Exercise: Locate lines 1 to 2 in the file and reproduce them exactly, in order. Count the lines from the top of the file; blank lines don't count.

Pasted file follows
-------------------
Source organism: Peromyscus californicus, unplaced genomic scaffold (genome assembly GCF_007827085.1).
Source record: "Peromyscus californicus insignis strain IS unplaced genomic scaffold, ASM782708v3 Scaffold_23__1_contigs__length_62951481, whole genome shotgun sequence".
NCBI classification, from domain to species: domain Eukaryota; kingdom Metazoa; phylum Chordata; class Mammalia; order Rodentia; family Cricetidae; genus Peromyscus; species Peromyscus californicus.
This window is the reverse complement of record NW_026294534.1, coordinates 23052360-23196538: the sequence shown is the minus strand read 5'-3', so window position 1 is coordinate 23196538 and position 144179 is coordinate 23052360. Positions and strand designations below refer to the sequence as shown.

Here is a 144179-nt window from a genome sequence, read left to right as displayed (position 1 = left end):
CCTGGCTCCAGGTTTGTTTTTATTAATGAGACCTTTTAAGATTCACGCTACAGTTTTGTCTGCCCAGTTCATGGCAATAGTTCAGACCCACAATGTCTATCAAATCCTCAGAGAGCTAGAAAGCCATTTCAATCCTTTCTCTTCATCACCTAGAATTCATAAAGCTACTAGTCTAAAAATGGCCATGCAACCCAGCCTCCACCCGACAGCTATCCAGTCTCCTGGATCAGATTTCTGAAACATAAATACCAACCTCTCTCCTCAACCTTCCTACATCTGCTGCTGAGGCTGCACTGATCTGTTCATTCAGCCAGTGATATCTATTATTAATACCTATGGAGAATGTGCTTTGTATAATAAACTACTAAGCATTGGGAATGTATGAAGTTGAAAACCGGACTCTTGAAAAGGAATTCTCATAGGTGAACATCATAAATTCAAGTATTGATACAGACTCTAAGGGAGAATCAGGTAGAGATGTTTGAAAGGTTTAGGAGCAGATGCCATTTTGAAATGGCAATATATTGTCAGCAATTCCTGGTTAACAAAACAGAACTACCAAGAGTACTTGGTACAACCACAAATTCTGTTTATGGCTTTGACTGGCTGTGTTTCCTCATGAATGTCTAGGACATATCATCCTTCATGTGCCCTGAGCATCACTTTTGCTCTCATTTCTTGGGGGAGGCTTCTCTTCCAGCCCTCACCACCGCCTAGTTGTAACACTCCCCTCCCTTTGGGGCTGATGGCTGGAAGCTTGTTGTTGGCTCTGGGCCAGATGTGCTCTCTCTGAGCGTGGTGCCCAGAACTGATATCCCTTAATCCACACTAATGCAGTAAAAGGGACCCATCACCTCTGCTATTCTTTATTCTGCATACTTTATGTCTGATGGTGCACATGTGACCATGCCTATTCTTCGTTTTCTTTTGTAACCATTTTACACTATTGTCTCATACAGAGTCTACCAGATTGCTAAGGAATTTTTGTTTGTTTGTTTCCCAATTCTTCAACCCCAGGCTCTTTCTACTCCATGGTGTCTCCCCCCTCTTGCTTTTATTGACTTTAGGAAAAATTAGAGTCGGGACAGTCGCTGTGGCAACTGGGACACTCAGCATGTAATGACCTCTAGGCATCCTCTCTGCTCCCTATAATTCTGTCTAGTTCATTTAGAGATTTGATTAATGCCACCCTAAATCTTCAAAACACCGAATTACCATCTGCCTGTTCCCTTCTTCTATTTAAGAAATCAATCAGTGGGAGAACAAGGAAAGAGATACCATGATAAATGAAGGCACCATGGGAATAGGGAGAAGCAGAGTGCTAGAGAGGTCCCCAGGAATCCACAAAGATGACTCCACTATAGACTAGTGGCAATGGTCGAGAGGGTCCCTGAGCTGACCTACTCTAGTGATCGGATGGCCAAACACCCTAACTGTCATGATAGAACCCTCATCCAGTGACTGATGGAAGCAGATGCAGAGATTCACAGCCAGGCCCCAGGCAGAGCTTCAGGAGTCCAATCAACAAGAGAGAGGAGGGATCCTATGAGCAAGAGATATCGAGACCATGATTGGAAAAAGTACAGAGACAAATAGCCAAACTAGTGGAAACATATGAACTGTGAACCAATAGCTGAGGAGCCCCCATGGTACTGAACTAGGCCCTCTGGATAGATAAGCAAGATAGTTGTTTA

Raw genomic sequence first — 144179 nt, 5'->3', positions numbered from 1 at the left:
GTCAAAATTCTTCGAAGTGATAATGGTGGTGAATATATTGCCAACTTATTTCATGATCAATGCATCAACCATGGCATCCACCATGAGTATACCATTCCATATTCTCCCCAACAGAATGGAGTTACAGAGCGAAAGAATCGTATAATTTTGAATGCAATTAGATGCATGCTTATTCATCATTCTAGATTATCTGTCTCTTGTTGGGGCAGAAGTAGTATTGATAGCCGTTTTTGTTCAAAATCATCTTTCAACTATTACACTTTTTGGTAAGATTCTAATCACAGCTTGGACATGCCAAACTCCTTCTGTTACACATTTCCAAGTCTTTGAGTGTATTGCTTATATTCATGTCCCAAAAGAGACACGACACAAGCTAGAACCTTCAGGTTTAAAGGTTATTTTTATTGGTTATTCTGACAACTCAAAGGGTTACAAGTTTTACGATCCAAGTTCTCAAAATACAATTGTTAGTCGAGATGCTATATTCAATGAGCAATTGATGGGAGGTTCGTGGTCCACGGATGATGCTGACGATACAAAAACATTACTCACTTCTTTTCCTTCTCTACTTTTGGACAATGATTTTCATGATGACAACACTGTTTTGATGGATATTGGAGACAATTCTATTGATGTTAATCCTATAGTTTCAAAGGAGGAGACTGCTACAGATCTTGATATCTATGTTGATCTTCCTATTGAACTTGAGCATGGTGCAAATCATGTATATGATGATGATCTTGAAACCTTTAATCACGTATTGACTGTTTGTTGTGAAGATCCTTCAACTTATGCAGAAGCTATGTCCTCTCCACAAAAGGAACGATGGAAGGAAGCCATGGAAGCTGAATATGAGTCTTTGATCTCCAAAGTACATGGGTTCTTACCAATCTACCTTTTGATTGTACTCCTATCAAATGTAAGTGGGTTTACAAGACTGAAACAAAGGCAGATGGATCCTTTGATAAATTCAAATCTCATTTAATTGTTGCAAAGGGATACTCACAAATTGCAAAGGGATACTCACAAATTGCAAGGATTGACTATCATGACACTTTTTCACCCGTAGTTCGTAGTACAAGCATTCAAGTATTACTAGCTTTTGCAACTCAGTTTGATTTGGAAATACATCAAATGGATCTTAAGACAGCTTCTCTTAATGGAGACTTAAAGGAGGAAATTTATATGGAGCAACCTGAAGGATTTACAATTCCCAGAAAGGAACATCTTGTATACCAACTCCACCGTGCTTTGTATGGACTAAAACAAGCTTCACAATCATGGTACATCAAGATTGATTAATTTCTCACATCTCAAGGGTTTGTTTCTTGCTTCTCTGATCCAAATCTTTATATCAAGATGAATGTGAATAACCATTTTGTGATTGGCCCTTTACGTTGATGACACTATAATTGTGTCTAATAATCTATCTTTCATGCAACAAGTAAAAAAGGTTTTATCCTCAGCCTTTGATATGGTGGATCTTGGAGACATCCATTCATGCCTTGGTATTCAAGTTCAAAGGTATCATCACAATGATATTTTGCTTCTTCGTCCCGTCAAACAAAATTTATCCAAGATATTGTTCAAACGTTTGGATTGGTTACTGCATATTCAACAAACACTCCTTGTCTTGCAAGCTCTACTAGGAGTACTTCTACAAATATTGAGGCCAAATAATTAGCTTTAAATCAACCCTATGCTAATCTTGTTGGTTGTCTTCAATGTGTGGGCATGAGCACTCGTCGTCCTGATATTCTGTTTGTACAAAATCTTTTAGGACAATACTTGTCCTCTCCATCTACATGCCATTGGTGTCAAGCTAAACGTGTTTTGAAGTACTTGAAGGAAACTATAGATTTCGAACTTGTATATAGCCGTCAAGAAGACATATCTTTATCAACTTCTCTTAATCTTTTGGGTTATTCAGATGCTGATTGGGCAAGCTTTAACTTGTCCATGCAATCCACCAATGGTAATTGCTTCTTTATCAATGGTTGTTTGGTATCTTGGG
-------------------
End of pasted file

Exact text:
Source organism: Peromyscus californicus, unplaced genomic scaffold (genome assembly GCF_007827085.1).
Source record: "Peromyscus californicus insignis strain IS unplaced genomic scaffold, ASM782708v3 Scaffold_23__1_contigs__length_62951481, whole genome shotgun sequence".